Baby boomers, take heart: investing for and going into retirement has gotten easier—and mostly cheaper—in part due to ETFs and technology.
This was one theme retirement fund experts voiced during a panel at the Morningstar ETF Conference in Chicago.
Scott Kubie, chief investment strategist with CLS, which has $7 billion in assets—mostly in 529 plans and 401k funds—pointed out no matter what people say they are saving for, “everyone is investing for retirement.”
Will McGough, vice president of portfolio management of Stadion, which has managed retirement plans since the 1990s, said his firm launched a new plan called StoryLine, which is “robo-like” by allowing investors to choose from “glide paths” on screen to tighten their risk profile.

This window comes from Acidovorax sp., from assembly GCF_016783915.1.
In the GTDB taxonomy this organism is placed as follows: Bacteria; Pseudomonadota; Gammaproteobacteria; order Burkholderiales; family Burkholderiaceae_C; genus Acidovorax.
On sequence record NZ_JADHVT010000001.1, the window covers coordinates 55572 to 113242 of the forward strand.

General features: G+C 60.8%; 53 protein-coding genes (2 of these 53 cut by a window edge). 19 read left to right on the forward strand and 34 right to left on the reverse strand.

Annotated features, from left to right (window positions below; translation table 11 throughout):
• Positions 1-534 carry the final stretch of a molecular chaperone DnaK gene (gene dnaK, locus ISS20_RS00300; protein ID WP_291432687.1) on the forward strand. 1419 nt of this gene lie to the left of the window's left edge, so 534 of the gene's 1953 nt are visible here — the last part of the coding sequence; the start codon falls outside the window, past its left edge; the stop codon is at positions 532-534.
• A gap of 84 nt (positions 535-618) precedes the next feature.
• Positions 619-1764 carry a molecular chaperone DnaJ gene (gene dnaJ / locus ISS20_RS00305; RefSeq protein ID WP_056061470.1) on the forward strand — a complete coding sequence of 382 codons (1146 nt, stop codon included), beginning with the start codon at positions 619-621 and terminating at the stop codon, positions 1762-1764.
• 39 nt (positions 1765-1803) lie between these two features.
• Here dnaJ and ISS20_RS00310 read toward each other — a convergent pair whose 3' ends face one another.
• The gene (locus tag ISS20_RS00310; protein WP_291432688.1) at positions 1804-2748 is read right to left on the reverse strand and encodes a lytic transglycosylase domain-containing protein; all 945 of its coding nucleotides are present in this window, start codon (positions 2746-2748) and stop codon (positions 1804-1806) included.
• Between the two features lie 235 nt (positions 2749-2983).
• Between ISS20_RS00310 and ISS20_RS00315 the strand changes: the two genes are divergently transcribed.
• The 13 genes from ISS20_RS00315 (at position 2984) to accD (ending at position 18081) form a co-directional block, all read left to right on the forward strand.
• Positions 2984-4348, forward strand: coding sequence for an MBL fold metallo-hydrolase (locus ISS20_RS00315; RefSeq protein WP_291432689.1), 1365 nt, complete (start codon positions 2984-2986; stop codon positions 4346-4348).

Bob Smith, co-founder, president and CIO of Sage, which has $12 billion AUM, said he certainly believes ETFs have a role in retirement planning, for example in cash balancing, one of the fastest growing areas.
Morningstar’s Christine Benz moderated the session, asking whether cost was the rationale for ETFs in retirement planning when index funds might accomplish the same.
Kubie answered that when CLS does its risk budgeting on a portfolio, “ETFs tend to have strong history; a steady methodology, even if it’s a quantitative or a smart beta strategy, that gives us a greater degree of confidence on how much risk we’re taking on in the positions.”
He said CLS liked ETFs too because of the democratization they brought to the market. “ETFs are the best place to get access to a very wide number of asset classes that weren’t available before…having these tools makes ETFs more attractive [and makes] managing the risk more precise.”
Smith agreed: “It levels the playing field, unequivocally. It gives [participants] access to market areas they’ve never had before, such as commodities, real estate, etc., but you must be able to scale. What I can do for a $50 million institutional client, I must be able to do with a $50,000 client. That’s the beauty of ETFs: I can scale that.”